By Graham Croker
Vice-Chancellor Gavin Brown’s passion and support for sport, particularly at the University of Sydney, have been acknowledged by the institution with a new sporting pavilion to be named in his honour.
The three-storey Gavin Brown Pavilion, to be built between No.1 and No.2 ovals, will contain indoor cricket nets, change rooms, a function centre and under-cover viewing facilities to both grounds.
The announcement was made at the recent Blues awards dinner, where Professor Brown and former Chancellor, Justice Kim Santow, were presented with University Golds for their support of sport at the university.
Cricket NSW’s Facilities Upgrade Program has made a $500,000 grant towards the construction of the $2.7 million cricket pavilion. Work on the pavilion will begin on July 1, 2008, with a completion date in mid-2009.
Concept drawing of the proposed cricket pavilion
The Executive Director of Sydney University Sport, Mr Greg Harris, said the University is indebted to NSW Cricket for its contribution to the facility.
“We’re very appreciative of the assistance and support of David Gilbert, the NSW Cricket Chief Executive,” Mr Harris said.
“We’re also indebted to the Vice-Chancellor for his contribution to sport at the University. It’s ironical that when Professor Brown arrived on our doorstep 10 years ago the Cricket Club had been relegated and the Rugby Club was destined for the same fate. Well, he never played a game for either club, but during that time we have maintained our first grade status and won two First Grade cricket premierships and four First Grade rugby premierships.
“Professor Brown’s support for sport, the clubs and the athletes at this university has been phenomenal and it is fitting that the new cricket pavilion is named after him.”
Mr Harris said Professor Brown’s support has been many and varied, from funding sporting scholarships, assistance with the establishment of sporting foundations for clubs, the refurbishment of St John’s Oval and the Sports and Aquatic Centre pool and establishing an agreement with the NSW Institute of Sport, to the founding of the Elite Athlete Entry program and the swimming program.
“He also assisted our fight against the introduction of the Voluntary Student Unionism legislation and his profile in the wider sporting community has strengthened our links with the AFL, the Australian Olympic Committee and in particular the New South Wales Institute of Sport,” Mr Harris said.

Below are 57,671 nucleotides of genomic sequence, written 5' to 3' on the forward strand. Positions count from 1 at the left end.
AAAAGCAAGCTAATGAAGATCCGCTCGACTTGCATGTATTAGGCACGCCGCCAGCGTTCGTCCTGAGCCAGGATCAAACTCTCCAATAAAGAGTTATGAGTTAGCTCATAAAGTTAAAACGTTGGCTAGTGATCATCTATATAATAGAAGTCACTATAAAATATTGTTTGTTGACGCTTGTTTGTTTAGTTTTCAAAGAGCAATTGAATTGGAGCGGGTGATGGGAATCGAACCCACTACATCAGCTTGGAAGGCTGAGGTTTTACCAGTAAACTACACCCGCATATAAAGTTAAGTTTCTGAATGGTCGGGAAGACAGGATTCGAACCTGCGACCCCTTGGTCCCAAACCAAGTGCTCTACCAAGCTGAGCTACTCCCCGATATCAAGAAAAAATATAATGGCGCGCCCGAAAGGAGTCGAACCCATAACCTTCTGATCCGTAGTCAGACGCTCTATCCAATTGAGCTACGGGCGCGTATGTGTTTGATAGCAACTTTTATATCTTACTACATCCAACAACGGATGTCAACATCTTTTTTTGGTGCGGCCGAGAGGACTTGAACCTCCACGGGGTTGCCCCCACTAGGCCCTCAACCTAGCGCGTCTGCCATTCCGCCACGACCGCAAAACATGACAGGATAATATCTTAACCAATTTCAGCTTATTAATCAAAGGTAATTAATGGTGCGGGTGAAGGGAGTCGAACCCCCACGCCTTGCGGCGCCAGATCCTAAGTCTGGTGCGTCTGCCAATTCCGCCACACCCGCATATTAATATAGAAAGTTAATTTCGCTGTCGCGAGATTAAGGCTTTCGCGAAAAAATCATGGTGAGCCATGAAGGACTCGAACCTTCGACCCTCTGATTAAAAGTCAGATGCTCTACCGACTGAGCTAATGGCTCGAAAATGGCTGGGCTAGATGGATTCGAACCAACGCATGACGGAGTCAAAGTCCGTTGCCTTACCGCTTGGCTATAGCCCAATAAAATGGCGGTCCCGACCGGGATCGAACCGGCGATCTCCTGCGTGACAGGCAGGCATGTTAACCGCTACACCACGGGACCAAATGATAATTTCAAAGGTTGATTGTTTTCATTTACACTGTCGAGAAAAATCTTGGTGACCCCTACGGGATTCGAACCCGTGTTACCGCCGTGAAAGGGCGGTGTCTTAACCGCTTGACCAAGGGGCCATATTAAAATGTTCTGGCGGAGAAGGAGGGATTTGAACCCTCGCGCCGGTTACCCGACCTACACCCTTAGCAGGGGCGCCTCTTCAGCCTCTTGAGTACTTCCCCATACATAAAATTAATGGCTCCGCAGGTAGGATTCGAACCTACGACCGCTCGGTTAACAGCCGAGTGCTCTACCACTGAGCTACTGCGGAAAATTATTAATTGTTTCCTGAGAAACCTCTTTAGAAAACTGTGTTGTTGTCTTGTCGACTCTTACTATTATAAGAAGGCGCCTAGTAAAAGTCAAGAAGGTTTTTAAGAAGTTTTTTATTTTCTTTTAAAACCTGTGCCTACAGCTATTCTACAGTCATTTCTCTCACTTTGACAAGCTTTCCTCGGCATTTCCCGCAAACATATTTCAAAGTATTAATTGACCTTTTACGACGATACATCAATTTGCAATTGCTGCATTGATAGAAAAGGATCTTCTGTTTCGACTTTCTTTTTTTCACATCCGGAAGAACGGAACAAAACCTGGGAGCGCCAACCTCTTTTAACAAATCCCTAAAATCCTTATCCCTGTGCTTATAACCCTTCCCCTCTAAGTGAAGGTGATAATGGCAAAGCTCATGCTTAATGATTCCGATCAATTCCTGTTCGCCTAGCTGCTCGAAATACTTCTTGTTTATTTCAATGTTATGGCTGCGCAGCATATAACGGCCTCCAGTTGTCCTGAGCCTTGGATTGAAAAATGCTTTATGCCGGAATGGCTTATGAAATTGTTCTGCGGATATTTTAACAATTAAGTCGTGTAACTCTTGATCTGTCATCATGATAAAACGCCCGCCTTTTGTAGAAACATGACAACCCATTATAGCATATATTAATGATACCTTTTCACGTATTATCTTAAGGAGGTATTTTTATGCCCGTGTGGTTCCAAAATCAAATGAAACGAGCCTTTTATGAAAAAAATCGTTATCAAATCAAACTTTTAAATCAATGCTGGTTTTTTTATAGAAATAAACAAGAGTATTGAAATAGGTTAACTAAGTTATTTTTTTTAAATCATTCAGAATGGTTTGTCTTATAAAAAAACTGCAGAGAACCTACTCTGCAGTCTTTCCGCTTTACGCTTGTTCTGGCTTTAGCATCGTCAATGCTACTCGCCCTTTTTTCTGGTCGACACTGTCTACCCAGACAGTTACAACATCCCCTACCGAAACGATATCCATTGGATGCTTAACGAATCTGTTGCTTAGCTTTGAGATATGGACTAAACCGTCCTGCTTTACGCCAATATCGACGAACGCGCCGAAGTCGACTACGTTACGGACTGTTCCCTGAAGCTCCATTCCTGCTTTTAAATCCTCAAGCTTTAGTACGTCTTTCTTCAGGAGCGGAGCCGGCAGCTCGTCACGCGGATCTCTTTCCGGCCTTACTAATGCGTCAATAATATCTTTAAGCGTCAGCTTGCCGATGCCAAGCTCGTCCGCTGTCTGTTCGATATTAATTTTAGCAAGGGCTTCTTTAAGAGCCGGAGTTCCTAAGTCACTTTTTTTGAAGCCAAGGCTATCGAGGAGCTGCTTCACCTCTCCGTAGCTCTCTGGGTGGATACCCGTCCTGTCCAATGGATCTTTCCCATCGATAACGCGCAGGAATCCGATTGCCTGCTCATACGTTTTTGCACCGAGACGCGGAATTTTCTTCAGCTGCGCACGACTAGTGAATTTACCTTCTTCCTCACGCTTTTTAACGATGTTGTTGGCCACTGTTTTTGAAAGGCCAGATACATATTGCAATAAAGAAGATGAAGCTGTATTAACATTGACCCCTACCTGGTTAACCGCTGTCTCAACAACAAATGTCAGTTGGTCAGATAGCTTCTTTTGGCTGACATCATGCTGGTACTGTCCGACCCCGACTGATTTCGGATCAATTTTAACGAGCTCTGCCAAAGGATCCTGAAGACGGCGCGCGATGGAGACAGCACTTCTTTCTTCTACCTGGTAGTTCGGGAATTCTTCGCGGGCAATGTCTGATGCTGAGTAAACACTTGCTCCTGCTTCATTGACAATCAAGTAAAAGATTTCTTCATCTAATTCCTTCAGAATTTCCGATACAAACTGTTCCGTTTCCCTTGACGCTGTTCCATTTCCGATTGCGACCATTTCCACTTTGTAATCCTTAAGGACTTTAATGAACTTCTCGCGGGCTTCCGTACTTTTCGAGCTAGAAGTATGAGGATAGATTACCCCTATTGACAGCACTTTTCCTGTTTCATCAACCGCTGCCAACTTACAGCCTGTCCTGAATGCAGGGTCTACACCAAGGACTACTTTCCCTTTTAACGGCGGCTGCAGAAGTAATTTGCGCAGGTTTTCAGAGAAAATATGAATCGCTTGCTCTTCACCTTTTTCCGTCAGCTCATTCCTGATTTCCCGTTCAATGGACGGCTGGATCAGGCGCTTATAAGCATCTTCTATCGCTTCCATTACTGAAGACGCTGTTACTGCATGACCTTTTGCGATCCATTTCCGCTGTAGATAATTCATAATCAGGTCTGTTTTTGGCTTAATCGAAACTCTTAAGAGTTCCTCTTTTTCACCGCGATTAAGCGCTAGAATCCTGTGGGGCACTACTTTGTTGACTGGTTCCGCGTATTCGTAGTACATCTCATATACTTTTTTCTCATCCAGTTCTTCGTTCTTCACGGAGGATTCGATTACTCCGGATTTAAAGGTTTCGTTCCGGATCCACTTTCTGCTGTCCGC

In its application to Cricket NSW for funding, the Chairman of the Sydney University Cricket Club’s Board of Management, Mr Michael O’Sullivan said the University fields eight men’s teams in the Sydney Grade competition and three teams in the Sydney Women’s Cricket Association.
“There are no adequate change room facilities at No.2 Oval,” Mr O’Sullivan said. “Currently players use the men’s and women’s change rooms in the H.K. Ward Gymnasium and share the facilities with the gym patrons. We have no provision for wet weather training and our artificial practice nets are in parlous condition and soon to be demolished for the University’s new medical facilities.”
Mr O’Sullivan said the proposed indoor nets at the new pavilion will be an outstanding facility for all-year-round, all-weather training, as well as providing high quality amenities for scorers and afternoon teas.
“The new facility will vastly improve the University’s sporting amenities and provide an ideal setting for Cricket New South Wales tournaments, carnivals and coaching clinics,” he said. “It would be ideally suited to host games during the 2009 ICC Women’s World Cup.”
No doubt Professor Brown will be the first to test the viewing facilities when the pavilion is open and SUCC teams are contesting matches on No.1 and No.2.